By Benjamin Dunn
Ahhh yes, Shilin Night Market (士林夜市). Among my friends, it’s probably one of the most frequently recommended destinations for anyone visiting Taipei. And definitely for good reason too. Despite the crowded alleyways that seem like huge labyrinths for people like me unfamiliar with the area, it’s enjoyable to seemingly get lost among the hundreds of stores and vendors that line the market, selling everything from your favorite Taiwanese street food, to small collectibles, to knockoff luxury goods. I was lucky that Amy, one of my friends from school, decided to come along with me and help lead the way. Without her help, I definitely would not have wandered as far into the market as we did that night.
At first, the two of us just wandered around for a few minutes as I took in the sights, sounds and smells of the market. Even though my last Taiwan trip was over nine years ago, I clearly remember significantly fewer people on the streets at Shilin. Now, it was like trying to navigate a packed MRT during rush hour; no matter how hard you try you’re going to run into someone. And after a few minutes of trying to avoid tripping dozens of people, we stumbled upon potato twists (馬鈴薯串). I had heard about these lovely creations through my friends who had gone to the 626 Night Markets in the Los Angeles and raved to me about them. So I decided to give them a try this time. As I waited in line, I struggled to read the different flavors you could get. Unfortunately for me, my Chinese reading skills are not particularly great, so Amy had to help me. They ranged from your typical salt and pepper, to some more crazy ones like octopus. Even though the stall was surrounded by dozens of eager customers and stuck right next to Wenlin Road, amid the chatter and bustle of the market, I could hear the sizzling and pop of the frying oil each time the street vendor dipped in a fresh twist of potato in.
As we waited in line, the smell of the frying potato wafted in between those ahead of us and eventually hit us. It didn’t help that we hadn’t eaten much earlier in the day. We were basically dying to get our hands on the potato twists that we had heard so many great things about. And during the wait, I decided to snap this photo.
If you look closely at the bottom right, you can see droplets of oil fizzling in the pot as the vendor lifts up a freshly fried twist, ready for the next lucky customer. Bits of starch dotted his apron after working there the entire night and his coworker looked on, ready to accept the next order and satisfy yet another customer. The glow of a small light hanging from the cart provided just enough light for the two to work in tandem together. And in the background, the signs of another store light up the streets as dozens of other visitors walk the streets.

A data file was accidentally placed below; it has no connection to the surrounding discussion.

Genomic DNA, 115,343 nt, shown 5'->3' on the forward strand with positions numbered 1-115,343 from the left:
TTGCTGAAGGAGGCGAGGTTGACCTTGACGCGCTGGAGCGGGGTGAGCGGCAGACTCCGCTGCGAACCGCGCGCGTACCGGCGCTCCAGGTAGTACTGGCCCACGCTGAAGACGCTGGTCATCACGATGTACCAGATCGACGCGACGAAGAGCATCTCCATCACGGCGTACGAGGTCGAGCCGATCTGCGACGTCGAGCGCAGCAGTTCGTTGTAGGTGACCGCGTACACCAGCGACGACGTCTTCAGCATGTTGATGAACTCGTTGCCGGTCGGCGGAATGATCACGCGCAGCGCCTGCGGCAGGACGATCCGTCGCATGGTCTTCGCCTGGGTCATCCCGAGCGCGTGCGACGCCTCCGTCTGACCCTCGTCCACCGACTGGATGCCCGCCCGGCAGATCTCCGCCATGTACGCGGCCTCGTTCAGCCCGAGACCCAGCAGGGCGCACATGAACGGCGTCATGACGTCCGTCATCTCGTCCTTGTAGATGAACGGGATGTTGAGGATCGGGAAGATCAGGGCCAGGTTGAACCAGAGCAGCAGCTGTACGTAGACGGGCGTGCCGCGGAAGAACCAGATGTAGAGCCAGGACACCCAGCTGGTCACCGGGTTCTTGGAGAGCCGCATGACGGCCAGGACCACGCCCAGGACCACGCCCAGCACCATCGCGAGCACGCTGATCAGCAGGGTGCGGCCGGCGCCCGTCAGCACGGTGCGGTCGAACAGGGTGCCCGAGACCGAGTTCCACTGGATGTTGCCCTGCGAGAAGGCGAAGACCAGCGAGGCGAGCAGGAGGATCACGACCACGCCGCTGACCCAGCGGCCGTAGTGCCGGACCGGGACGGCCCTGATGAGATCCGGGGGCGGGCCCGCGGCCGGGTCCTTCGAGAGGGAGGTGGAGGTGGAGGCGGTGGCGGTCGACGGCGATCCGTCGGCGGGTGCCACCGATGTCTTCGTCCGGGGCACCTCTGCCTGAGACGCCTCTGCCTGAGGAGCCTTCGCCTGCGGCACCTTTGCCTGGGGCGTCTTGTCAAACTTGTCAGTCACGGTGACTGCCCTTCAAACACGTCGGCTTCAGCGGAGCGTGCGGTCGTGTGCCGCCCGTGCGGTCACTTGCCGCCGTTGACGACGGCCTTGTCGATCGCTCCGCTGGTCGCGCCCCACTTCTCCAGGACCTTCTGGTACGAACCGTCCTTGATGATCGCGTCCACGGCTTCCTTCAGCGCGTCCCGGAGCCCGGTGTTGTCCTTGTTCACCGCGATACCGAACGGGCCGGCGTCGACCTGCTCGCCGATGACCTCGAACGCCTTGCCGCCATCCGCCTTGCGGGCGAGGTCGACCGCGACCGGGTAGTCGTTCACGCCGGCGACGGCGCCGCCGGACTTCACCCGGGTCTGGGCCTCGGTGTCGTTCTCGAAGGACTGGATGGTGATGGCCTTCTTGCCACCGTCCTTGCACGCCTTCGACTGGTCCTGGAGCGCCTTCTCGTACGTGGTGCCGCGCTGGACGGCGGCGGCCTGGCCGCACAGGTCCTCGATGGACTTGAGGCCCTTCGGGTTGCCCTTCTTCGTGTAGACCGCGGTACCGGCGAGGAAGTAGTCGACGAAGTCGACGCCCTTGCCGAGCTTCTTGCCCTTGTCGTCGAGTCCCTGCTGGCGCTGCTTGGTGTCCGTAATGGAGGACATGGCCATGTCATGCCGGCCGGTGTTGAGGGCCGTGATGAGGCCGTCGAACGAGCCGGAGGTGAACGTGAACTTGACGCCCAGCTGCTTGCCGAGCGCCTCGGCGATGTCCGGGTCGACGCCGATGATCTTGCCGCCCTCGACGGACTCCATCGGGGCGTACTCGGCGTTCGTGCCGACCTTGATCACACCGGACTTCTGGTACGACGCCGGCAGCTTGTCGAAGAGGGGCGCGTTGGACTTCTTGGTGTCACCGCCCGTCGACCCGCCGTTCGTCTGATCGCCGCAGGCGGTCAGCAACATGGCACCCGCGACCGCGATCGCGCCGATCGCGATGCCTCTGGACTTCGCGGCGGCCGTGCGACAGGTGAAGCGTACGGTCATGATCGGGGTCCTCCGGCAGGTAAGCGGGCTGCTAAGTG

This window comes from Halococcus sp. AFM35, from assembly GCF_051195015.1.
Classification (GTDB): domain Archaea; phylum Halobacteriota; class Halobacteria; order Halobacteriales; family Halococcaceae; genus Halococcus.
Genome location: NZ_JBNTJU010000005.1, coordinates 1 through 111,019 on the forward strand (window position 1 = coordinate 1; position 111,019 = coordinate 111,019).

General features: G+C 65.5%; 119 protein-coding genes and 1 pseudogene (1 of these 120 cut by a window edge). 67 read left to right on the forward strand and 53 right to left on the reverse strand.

I’ve been to night markets in the Los Angeles region and the simply don’t have the life and vibrance that you find at Shilin and other Taiwanese night markets. Part of that’s due to the close knit nature of Taiwanese society that you simply don’t find here in the States. And while, yes many cities over here have their own little farmers markets and festivals, none of them can match the scale and character of those in Taiwan.
Benjamin Dunn never leaves home without a camera. Whether it’s a short trip to the market, a coffee break from work or just a food adventure with friends, he always has it ready for whatever situation may arise. It’s a trend that started back in high school, when Dunn picked up photography through his journalism classes. Ever since, it’s become an integral part of his life and one of his greatest hobbies.
He shoots a wide variety of subjects, from portrait photography, to PAC-12 sporting events, and concerts with names like Phantogram and New Politics. A love for storytelling and photojournalism has taken him onto 110 freeway in Los Angeles, where he documented Angelenos reactions to the Ferguson situation, and was shot at by LAPD officers. And Dunn has spent time at Skid Row, one of the densest homeless neighborhoods in the United States, to share the stories of those without a voice. His work has been featured with the Daily Beast, Mashable, NBC Los Angeles and the European Pressphoto Agency. He has also won awards at the Los Angeles Press Club.
Dunn is currently pursuing a bachelor’s degree in Print/Digital Journalism as well as a double minor in Web Development and Graphic Design at the University of Southern California. He hopes to combine his passion for storytelling, coding and graphics to work on interactive web graphics and change how we receive our information in the future.
In his rare bits of free time, he enjoys spending time on YouTube, discovering new boba shops, exploring Los Angeles’ public transit systems and eating 排骨飯 .